I was a reader of true crime from a young age, and came to crime fiction primarily through a love of film noir.
Whose work would you say has most influenced you and your writing?
James Ellroy’s, without question. He was the first writer I read who seemed to pull the lid off the world for me.
Can you put into words why you write what you write?
I guess the most basic answer is that those are the worlds I’d like to occupy, even if just for a little while. I write to sink myself into those worlds. For a little while. And then escape them.
When you wrote Die A Little, were you thinking of it in terms of homage to the hardboiled writers of that era?
No. I’d been reading a lot of hardboiled writers, especially Raymond Chandler, at the time and it definitely influenced by style, the mood, as did film. But “homage” might mean the book was more about my experience with other books than about the story. And, for me, for better or for worse, the book is always about the characters.
That said, how important is a sense of time and place to you and your writing?
Very important. To a fault. Mood is my biggest weakness, and bringing the reader, as best I can, into the world in my head is the main reason I write. My favorite authors are experts in that: you read Elloy’s The Big Nowhere, and you are so completely in his version of 1950s LA that you lose all sense of where you are, what era you’re in. He swallows you whole.
How much of you is in your protagonists?
I guess I’ve always been of the belief that all your characters are, in some way, you. It’d be hard to write them convincingly otherwise. But they tend to be aspects of my personality, and in high relief—thankfully, because things generally don’t go well for them.
What was it about the flair of an almost forgotten world that made you want to write Queenpin?
Mostly, it was a fascination with the minutiae of being involved in low-level rackets, and what that was like for the few women who were. The details of how bookmaking works, that kind of thing, completely intrigued me, and the ways women negotiated power in those worlds.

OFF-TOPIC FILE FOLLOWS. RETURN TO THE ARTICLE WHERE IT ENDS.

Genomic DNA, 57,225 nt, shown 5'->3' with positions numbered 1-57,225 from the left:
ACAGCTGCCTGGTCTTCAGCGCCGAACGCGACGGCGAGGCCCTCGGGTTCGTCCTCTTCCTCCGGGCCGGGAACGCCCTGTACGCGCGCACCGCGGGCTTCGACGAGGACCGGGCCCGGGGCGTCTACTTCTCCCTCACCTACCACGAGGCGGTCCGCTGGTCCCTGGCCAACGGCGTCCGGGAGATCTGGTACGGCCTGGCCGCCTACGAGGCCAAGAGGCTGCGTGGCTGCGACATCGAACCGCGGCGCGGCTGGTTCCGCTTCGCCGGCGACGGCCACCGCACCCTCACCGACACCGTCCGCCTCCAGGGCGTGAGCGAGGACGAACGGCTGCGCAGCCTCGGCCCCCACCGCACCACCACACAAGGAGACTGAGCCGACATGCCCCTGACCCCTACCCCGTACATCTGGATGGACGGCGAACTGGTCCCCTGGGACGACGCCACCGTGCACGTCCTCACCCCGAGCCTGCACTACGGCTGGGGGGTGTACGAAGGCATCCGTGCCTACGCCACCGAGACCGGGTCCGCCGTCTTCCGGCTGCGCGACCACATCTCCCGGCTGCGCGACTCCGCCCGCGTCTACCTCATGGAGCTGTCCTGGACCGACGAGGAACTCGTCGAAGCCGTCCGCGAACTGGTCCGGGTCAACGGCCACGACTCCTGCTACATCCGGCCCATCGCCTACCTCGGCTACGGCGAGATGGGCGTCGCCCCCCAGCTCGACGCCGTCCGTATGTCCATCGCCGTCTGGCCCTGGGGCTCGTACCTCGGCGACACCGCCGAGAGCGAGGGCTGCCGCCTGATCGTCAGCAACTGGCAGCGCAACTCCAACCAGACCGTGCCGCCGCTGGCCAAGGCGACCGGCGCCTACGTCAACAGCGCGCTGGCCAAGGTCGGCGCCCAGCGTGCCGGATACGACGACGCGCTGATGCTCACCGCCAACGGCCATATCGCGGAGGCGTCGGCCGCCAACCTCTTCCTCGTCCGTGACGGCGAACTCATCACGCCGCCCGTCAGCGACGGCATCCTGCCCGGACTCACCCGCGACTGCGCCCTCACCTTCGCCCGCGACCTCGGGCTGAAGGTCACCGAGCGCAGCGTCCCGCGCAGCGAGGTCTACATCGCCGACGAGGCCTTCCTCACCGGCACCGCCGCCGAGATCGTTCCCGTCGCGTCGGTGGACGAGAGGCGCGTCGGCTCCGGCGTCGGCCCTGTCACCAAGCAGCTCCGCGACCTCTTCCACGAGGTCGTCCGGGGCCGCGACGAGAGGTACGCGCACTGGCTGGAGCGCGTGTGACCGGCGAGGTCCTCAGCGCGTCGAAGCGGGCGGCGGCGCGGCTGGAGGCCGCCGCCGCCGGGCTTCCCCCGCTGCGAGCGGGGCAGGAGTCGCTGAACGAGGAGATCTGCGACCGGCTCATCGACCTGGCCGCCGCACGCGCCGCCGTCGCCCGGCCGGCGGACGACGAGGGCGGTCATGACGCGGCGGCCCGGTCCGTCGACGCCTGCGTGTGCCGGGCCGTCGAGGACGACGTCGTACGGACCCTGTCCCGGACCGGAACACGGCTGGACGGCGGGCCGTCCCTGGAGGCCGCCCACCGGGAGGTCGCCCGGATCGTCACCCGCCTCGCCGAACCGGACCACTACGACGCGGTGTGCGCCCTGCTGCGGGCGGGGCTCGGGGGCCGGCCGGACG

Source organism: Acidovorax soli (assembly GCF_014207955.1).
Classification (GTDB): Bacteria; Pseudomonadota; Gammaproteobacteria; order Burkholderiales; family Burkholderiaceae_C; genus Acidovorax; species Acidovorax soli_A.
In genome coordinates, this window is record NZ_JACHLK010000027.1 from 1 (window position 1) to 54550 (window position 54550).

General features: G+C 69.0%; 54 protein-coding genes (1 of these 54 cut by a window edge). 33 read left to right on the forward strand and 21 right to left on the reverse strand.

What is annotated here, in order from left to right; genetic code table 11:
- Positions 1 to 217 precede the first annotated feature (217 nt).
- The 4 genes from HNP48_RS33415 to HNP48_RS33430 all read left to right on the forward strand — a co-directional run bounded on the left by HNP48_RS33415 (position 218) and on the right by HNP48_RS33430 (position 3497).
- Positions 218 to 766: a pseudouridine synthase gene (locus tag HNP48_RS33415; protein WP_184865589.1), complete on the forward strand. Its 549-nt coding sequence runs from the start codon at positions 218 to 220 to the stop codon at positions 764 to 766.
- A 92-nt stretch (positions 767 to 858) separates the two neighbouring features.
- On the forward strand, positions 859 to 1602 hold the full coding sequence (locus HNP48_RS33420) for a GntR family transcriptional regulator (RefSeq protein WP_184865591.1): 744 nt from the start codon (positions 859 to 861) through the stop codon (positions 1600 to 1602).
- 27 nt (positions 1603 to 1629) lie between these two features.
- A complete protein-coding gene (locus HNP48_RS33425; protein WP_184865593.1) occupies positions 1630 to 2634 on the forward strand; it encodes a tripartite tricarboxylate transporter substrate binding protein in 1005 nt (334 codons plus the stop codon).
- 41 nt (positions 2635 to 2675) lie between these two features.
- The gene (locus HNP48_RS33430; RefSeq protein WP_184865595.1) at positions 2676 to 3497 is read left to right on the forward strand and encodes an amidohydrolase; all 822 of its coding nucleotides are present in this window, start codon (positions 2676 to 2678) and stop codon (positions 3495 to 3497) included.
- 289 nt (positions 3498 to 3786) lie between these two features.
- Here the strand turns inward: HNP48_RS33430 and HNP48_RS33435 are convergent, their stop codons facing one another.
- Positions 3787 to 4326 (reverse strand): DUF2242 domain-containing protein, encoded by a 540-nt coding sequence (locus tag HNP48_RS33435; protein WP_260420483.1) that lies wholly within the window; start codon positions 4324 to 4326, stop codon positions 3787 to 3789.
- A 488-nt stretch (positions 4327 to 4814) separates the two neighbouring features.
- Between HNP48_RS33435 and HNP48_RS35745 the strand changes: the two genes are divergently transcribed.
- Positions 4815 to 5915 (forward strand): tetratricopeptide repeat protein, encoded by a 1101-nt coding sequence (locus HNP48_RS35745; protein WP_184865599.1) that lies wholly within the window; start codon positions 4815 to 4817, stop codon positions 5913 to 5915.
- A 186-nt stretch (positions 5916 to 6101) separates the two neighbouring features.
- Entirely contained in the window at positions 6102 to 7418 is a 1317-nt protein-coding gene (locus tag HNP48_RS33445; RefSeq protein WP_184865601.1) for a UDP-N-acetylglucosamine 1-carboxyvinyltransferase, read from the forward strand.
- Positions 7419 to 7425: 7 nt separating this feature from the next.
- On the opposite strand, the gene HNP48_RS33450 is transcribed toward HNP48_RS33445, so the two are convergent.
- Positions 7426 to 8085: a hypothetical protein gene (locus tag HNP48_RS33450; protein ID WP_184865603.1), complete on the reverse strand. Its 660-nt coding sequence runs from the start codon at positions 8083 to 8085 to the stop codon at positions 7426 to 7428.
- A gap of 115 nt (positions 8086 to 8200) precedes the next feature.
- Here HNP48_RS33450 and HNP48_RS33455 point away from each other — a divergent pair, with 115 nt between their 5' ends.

Did the Edgar award change things for you?
Those things are hard to tell, for me at least. I do know I’m so grateful for it.
If modesty allows, do you mind venturing a guess as to why your work is so appealing to a growing and international readership?
I have no idea! In fact, I’m always surprised to find anyone who’s read any of my books. What I can guess is that there’re some readers out there interested in the same things I am, and that always feels good.
Do you have a personal favourite amongst your own novels, perhaps one you would recommend to a first time reader of your work?
Crime being the thematic catalogue of a crime writer, how did your job description change when terrorism put a new dimension into our Western ability to imagine the unimaginable?
Well, I’ve only been published a few years so I can’t answer that question precisely. Of course, the unfortunate truth is the unimaginable has been around for centuries or more, taking different and horrible forms. There are always fresh horrors and tragedies on large scales. It’s the pain of living, of our world. I think we cling to art, including books, to help us through these things. I do. I think I read more now than ever, for all kinds of reasons – to escape, to investigate, to try to understand, to celebrate language and story and character. Books matter; I’m not talking about mine, here, mind you!